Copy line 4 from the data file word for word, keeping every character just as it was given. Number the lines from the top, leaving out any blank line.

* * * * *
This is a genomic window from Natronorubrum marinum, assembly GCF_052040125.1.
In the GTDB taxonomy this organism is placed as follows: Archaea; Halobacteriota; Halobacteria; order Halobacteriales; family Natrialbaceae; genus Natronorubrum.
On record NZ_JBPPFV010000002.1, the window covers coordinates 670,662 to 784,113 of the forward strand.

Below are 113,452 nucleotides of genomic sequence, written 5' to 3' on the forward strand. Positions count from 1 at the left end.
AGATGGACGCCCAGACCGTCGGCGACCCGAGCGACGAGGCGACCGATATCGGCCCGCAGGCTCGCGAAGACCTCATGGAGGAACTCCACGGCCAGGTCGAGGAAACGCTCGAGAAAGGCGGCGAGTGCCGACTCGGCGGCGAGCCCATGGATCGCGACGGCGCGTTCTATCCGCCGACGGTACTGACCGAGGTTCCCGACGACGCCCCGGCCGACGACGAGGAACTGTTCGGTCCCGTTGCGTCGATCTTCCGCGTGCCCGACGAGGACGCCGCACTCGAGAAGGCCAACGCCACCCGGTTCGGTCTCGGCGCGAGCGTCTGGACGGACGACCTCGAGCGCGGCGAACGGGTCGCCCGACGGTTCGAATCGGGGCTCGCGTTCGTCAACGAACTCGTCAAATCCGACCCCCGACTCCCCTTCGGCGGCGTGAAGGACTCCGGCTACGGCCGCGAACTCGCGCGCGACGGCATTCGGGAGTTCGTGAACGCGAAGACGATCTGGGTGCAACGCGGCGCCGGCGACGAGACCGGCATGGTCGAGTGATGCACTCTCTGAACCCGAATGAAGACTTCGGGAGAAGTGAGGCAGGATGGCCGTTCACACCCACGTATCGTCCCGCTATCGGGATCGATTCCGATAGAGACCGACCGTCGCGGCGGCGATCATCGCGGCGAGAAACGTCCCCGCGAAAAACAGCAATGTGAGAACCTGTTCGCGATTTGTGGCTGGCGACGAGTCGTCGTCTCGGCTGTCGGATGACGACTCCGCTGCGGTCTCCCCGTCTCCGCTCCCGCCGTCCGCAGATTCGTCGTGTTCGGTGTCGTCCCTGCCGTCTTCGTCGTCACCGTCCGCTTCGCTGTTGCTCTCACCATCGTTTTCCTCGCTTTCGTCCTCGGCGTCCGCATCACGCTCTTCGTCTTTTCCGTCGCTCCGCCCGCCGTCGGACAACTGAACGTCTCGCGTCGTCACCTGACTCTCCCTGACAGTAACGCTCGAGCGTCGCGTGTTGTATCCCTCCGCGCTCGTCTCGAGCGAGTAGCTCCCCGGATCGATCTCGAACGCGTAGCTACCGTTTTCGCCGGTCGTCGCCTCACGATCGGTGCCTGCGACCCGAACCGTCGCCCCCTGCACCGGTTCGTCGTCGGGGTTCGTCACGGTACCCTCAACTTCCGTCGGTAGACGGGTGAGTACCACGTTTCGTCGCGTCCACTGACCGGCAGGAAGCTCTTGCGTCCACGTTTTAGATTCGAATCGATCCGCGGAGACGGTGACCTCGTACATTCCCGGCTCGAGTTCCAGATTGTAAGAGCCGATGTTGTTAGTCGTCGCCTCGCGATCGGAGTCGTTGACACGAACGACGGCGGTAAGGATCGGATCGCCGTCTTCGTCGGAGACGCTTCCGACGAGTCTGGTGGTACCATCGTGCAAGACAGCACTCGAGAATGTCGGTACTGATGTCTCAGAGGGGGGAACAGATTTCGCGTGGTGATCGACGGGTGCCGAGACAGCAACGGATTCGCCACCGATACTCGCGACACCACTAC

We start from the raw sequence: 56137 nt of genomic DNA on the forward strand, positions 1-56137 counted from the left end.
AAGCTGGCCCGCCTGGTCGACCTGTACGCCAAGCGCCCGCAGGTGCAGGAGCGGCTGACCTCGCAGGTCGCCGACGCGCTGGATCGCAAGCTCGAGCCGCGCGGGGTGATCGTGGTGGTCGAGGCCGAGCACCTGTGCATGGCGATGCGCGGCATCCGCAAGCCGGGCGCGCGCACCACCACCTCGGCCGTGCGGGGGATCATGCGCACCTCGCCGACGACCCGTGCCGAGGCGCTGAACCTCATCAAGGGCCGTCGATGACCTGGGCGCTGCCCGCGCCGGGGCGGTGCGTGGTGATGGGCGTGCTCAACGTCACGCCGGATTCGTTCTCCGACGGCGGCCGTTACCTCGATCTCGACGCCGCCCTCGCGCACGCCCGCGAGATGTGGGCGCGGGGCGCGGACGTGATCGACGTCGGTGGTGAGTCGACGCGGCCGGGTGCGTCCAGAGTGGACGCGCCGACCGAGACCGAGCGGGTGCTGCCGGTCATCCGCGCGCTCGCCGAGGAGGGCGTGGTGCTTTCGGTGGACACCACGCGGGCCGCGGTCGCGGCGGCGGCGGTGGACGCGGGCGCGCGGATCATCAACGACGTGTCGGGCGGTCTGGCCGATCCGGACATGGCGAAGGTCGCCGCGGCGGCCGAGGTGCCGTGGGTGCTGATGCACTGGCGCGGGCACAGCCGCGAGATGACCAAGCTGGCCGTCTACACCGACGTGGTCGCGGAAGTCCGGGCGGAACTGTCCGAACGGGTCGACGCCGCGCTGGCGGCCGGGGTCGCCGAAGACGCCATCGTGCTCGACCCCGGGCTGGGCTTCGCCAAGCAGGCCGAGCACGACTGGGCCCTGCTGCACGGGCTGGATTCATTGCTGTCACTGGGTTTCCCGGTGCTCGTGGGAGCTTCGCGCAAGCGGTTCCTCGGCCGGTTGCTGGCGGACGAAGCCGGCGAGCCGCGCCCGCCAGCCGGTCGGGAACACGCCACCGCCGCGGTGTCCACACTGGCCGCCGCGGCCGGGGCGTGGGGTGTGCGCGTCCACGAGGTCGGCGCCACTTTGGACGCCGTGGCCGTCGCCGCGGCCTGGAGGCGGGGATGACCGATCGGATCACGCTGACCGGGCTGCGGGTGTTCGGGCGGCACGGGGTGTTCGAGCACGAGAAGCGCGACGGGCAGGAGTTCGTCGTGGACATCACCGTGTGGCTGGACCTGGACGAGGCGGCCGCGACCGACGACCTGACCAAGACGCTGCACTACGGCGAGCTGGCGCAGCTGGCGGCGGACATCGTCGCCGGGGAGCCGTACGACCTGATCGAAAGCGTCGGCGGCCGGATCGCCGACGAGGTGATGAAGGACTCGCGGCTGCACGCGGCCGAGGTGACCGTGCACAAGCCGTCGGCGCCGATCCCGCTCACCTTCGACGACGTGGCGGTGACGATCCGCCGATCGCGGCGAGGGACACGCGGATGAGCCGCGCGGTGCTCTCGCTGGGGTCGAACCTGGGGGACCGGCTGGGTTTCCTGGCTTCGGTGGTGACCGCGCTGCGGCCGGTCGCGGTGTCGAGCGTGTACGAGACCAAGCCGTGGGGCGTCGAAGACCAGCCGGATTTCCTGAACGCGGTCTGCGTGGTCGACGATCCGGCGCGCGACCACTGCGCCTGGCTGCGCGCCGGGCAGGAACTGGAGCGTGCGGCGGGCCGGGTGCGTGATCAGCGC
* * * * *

Below are 113,452 nucleotides of genomic sequence, written 5' to 3' on the forward strand. Positions count from 1 at the left end.